The online auctions suffered over the intervening years because they weren’t monitoring who or what was sold; and certainly didn’t have the specialist knowledge needed to do this. This saw the fraudsters and dodgy dealers take advantage, and use the medium to rape collectors and serious anglers. This scared many off.

The traditional live auctions fail to cater to the instant gratification required by today’s typical buyer. Who wants to wait six months for the next auction sale knowing that there will only be two winners when the hammer falls; one of those being the auctioneer? An auctioneer once told me that sometimes he had to “bounce the odd one off a wall” if he saw an enthusiastic bidder.

A friend summed it up when he said, “today’s collector is an ordinary Joe with a decent occupation and some disposable income.” He wants to use quality kit, and buy it ‘now’ at a fair price. For it to arrive in a couple of days, knowing it’s correct and has been checked over by someone who has some knowledge of the product . . . and know that a couple of years down the line he can sell it and upgrade to the latest ‘must have’. If he’s chosen wisely, and the market wind is in his favour, he may even sell at a profit; worst-case scenario, a minimal financial loss to balance against the pleasure of use and ownership.

This is the global marketplace we now exist in. Collectors/anglers come from all corners of the globe, some in places where it’s hard to imagine fly-fishing being part of the culture. Yet, the world is becoming a tiny place. We can now be fishing in Mongolia, Patagonia or New Zealand in not much longer than it used to take to travel to the north Scottish rivers.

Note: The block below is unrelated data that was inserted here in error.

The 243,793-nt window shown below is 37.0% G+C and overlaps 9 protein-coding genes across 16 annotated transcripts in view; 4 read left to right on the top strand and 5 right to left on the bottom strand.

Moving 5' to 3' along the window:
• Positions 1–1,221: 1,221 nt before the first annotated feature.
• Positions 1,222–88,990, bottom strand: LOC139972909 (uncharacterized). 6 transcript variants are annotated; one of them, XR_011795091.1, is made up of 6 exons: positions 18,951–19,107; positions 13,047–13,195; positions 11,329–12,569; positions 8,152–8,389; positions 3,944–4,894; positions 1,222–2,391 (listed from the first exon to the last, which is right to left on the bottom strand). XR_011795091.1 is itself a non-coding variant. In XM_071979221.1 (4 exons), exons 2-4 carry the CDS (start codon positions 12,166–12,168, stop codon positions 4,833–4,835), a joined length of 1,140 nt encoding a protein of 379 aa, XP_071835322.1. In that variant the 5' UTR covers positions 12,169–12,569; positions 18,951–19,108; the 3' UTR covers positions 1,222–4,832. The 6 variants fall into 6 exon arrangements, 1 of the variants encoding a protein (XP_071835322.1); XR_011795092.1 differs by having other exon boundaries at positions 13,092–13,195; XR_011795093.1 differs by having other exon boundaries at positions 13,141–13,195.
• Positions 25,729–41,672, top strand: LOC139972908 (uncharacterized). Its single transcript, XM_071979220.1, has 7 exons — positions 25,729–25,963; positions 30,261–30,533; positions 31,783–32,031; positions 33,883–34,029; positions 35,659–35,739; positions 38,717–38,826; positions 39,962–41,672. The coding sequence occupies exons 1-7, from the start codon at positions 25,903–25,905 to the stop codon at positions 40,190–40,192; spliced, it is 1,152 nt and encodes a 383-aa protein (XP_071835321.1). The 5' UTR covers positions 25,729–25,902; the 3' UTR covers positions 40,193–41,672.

Just as you can only make one first impression, trust is only broken once. It’s a vital element of our business and we intend to maintain it as we go forward.

It’ll be fascinating to see what the next eight years brings us.

©Brian Taylor 2014

Sunday, 3 November 2013

Hardy Reel Checks.

A question often asked, but not always understood, is what is the difference between the various Hardy reel checks?

Hopefully the photos below will begin to answer the question.
Please note that the displayed checks are the Hardy Perfect version, other models were sometimes slightly different.
All comments and corrections welcomed btw.

Early Check ~ around 1890 t0 1896

 1896 Check ~ 1896 - 1904

1904 (some say 1905) check ~ 1904 - 1911

1912 Check ~ 1911 - 1917

Duplicated Mk1 check ~ 1917 - 1922

Duplicated Mk11 ~ 1922 to 1927 (non-engagable spare)

Duplicated Mk11 ~ 1927 to  . . post WW2

 Compensating Check Mechanism

A variation as used on the LRH etc.

Another variation - as used on the Golden Prince among others

And for fun, a few silent options

There are numerous other variations. As time permits, and I get the chance to photograph examples, I will add them here. 

All comments welcomed, and photos of variants too.